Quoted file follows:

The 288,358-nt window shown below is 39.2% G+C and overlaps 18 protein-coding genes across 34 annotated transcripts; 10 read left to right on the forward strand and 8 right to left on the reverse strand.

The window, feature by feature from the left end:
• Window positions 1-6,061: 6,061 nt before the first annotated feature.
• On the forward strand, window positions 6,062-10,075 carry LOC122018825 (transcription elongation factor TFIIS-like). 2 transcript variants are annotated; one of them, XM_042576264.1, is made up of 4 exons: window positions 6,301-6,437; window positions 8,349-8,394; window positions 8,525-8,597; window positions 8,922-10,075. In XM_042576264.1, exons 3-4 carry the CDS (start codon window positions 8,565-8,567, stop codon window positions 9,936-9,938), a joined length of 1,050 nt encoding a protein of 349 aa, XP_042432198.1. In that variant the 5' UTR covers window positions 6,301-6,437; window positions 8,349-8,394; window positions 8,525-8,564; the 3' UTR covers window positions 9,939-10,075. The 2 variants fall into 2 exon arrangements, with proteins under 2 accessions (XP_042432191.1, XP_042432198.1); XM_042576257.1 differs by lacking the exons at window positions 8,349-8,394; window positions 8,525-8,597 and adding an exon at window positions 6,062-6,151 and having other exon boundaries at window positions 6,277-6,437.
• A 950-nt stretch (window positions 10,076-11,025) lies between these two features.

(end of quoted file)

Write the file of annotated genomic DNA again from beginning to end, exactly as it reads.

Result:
The 288,358-nt window shown below is 39.2% G+C and overlaps 18 protein-coding genes across 34 annotated transcripts; 10 read left to right on the forward strand and 8 right to left on the reverse strand.

The window, feature by feature from the left end:
• Window positions 1-6,061: 6,061 nt before the first annotated feature.
• On the forward strand, window positions 6,062-10,075 carry LOC122018825 (transcription elongation factor TFIIS-like). 2 transcript variants are annotated; one of them, XM_042576264.1, is made up of 4 exons: window positions 6,301-6,437; window positions 8,349-8,394; window positions 8,525-8,597; window positions 8,922-10,075. In XM_042576264.1, exons 3-4 carry the CDS (start codon window positions 8,565-8,567, stop codon window positions 9,936-9,938), a joined length of 1,050 nt encoding a protein of 349 aa, XP_042432198.1. In that variant the 5' UTR covers window positions 6,301-6,437; window positions 8,349-8,394; window positions 8,525-8,564; the 3' UTR covers window positions 9,939-10,075. The 2 variants fall into 2 exon arrangements, with proteins under 2 accessions (XP_042432191.1, XP_042432198.1); XM_042576257.1 differs by lacking the exons at window positions 8,349-8,394; window positions 8,525-8,597 and adding an exon at window positions 6,062-6,151 and having other exon boundaries at window positions 6,277-6,437.
• A 950-nt stretch (window positions 10,076-11,025) lies between these two features.